Inside the tiny home-recording studio, The Voice is busy. Forget that temperatures inside the cramped and windowless room hover in the 90s. Or that perspiration has beaded on his forehead and his clothes are starting to cling to his body.
The Voice moves rhythmically to the beat of a ballad called "Unknown Soldiers," a Vietnamese tribute to the war dead of that nation. He nails the song in four tries, leaving technicians and smiling onlookers tapping their toes and swaying to the beat.
The tune is part of an 11-song cassette that will be sold in Vietnamese enclaves in this country to help sponsor anti-Communist political projects.
Hung Cuong was picked to sing the soldiers' song because his voice and presence can excite a patriotic audience, causing women to swoon and men to dream of recapturing their homeland.
"He's knows what it's for, how important it is to the Vietnamese people," says co-producer Cang Nguyen. "That's why he decided to help us."
Cuong's singing and acting career has spanned decades--he has crooned to troops in South Vietnam and to the king and queen of Malaysia, and starred in more than 20 films. And the Garden Grove resident remains one of the best-known Vietnamese singers.
His dark hair, handsome features and powerful voice have kept him popular in Vietnamese exile communities worldwide, in which he is regarded as the equivalent of Frank Sinatra. Like Ol' Blue Eyes, Cuong has hundreds of female followers, but unlike Sinatra, he is only on his third marriage. She's 24, he's 53.
Vietnamese men lament that his singing carries a threat of "losing your woman's heart."
"I let my wife hear him, but I'd rather lock her up when he's around," admitted Phong Tran of Cypress.
Cuong's songs--a mix of romantic ballads and traditional Vietnamese songs that were introduced in Saigon before the capital city was taken over by the North Vietnamese--have become standards. His performances in Australia, Paris and Canada were sellouts. In July, more than 2,000 Vietnamese filled an auditorium in Zurich, Switzerland, to hear The Voice.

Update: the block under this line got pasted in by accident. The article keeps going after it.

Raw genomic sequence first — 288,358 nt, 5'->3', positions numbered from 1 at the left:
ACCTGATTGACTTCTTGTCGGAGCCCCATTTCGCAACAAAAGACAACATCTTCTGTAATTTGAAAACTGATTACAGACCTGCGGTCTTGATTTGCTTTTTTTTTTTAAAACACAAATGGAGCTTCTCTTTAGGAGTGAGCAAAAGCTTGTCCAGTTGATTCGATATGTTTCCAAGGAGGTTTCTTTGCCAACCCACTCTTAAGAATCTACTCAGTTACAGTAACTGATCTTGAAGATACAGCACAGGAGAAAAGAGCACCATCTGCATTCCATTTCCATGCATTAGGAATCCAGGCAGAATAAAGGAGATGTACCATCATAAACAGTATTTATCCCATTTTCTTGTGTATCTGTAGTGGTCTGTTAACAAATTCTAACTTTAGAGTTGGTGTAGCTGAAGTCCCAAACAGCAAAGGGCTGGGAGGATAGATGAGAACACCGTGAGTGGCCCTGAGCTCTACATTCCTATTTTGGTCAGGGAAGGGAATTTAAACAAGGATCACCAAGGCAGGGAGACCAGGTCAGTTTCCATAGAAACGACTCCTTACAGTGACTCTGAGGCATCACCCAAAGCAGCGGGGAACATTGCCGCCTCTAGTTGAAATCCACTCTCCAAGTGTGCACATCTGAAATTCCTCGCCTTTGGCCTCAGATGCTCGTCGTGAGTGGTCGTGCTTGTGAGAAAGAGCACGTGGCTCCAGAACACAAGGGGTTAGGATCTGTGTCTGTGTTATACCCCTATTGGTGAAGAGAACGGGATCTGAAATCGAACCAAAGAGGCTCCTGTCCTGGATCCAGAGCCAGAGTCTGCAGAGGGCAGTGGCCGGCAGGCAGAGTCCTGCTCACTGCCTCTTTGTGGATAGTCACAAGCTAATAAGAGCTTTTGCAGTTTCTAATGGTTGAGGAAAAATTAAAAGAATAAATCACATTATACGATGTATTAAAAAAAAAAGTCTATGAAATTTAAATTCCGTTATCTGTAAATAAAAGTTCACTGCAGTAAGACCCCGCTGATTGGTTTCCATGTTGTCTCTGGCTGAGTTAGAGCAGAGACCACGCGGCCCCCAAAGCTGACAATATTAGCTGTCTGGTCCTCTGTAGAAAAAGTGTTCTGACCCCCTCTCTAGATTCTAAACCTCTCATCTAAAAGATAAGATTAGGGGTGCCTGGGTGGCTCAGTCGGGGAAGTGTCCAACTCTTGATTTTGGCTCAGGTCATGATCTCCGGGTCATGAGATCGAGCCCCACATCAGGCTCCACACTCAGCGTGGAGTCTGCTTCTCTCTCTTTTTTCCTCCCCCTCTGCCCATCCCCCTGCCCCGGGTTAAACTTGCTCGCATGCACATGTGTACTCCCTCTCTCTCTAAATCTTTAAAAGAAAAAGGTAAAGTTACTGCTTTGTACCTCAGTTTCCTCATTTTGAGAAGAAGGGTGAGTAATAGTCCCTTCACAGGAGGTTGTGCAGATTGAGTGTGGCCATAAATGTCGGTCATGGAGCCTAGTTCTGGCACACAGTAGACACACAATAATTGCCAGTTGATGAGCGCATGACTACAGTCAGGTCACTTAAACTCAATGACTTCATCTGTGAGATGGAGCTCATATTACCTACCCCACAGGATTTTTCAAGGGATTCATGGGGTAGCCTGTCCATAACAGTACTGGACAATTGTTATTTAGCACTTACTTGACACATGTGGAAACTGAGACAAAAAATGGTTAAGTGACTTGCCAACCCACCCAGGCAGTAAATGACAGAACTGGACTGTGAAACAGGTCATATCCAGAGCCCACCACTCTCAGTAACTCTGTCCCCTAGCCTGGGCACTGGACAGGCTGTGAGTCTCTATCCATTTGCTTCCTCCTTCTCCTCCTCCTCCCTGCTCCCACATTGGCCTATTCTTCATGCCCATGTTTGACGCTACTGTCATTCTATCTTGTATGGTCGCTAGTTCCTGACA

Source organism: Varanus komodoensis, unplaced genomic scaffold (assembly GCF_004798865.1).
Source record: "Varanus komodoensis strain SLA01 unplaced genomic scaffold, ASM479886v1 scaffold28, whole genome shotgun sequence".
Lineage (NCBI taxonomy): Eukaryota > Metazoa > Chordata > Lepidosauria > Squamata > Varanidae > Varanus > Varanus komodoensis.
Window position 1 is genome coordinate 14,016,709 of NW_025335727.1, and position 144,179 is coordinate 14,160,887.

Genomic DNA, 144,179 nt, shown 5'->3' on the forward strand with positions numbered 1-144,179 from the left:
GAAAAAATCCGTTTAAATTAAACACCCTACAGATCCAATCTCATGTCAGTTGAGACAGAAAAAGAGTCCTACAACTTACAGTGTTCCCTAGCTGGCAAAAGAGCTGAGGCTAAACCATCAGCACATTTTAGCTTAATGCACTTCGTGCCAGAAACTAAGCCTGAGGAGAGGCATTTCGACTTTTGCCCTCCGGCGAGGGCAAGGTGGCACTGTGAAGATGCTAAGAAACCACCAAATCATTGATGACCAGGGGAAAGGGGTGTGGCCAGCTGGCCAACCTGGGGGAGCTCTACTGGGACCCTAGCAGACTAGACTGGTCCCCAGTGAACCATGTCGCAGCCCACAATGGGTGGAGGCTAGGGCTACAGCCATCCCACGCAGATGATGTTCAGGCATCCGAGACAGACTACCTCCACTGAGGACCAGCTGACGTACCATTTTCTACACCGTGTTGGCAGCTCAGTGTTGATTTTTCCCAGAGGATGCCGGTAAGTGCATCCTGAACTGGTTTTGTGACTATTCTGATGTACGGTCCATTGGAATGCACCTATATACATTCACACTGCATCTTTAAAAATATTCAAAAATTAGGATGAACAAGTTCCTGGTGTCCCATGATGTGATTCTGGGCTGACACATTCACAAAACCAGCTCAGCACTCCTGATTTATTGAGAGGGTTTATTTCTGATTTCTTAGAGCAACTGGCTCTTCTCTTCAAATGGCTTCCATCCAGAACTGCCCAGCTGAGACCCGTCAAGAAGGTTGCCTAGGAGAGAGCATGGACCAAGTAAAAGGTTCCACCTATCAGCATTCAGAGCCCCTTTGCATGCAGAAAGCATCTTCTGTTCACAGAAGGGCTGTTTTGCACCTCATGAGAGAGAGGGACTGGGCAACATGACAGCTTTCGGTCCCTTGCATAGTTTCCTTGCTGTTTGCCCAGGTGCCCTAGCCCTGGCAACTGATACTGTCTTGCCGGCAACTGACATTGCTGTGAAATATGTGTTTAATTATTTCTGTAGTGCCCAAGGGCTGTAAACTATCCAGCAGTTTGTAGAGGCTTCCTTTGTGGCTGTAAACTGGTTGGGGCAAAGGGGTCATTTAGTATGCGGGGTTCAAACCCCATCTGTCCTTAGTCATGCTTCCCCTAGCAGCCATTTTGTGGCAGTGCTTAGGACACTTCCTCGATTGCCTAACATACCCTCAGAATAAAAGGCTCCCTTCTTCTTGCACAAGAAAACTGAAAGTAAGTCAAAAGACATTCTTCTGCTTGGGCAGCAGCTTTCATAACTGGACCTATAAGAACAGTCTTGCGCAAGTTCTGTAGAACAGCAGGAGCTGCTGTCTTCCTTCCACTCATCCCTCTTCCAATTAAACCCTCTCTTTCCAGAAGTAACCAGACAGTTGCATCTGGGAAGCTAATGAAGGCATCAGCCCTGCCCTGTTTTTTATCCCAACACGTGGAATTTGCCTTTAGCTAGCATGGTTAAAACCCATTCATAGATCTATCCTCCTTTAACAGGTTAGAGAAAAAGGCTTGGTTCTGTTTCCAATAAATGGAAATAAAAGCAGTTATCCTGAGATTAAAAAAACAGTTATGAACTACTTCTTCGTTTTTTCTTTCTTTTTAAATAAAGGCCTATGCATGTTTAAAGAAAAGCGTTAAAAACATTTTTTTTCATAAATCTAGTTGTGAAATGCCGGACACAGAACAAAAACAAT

But what has set this singer apart from other Vietnamese entertainers has been his devotion to anti-communism. His political fervor--acquired in part through his country's surrender to the North Vietnamese and his years in a re-education camp--has made him an icon to nationalists in the United States and a patriotic institution to Vietnamese exiles abroad.
To facilitate a tour of Australia, Vietnamese there paid his fare, hotel and concert fees, then showered him with gifts. At a refugee camp in Thailand two years ago, authorities watched in alarm as hundreds of refugees stormed a stage, prompting a call for extra security and forcing Cuong to make a quick exit.
The camp reminded him of his own capture by the North Vietnamese after Saigon fell on April 30, 1975. "I was forbidden to act or sing, because they believed that it was propaganda. My picture was displayed on posters along with American war atrocities," he said.
He was put in a re-education camp, released, then arrested again. It was a pattern that continued until he escaped the country in 1980 by hijacking a police boat and sailing to Malaysia.
Cuong said the refugee camp incident had such an emotional impact on him that he has since donated money and supplies to aid Vietnamese refugees.
"These people, they escaped from Vietnam and now they can't go anywhere," he said. "I wanted to stay there, to help improve conditions (in the camp), which were so filthy, so unsanitary . . . so horrible."
Rick Murphy, a San Diego entertainer who accompanied Cuong to Thailand, remembered the thousands of adoring fans.
"He's like Frank Sinatra and Bob Hope wrapped into one. He can sing everything, from rock to patriotic songs, and then turn right around and sing classical music. He's a legend," Murphy said.
"The people at the camp were really very glad to see him. Conditions there were primitive. We heard mortar fire from a distance and here we were with no electricity on a makeshift stage, singing with megaphones," Murphy said.
On stage, Cuong's patriotic zeal, which has angered Hanoi and those who favor establishing U.S.-Hanoi diplomatic relations, often emerges during concerts. He sometimes wears the familiar dark green fatigues or uniform of South Vietnam's soldiers. Other times he paints his face with splashes of yellow and red--the colors of the South Vietnamese flag.
Cuong's open hatred of communism and of the current regime in Hanoi, which imprisoned him and his brother, Hiep Tran, who escaped and now lives in Fountain Valley, has presented problems.
Last year, while he was on a European tour, people began calling his home, which at that time was in Anaheim, and warning his wife to urge him to tone down his remarks or stop making public appearances. The threats continued until his car was set on fire.
"It left my wife very shaken. So we moved," Cuong said.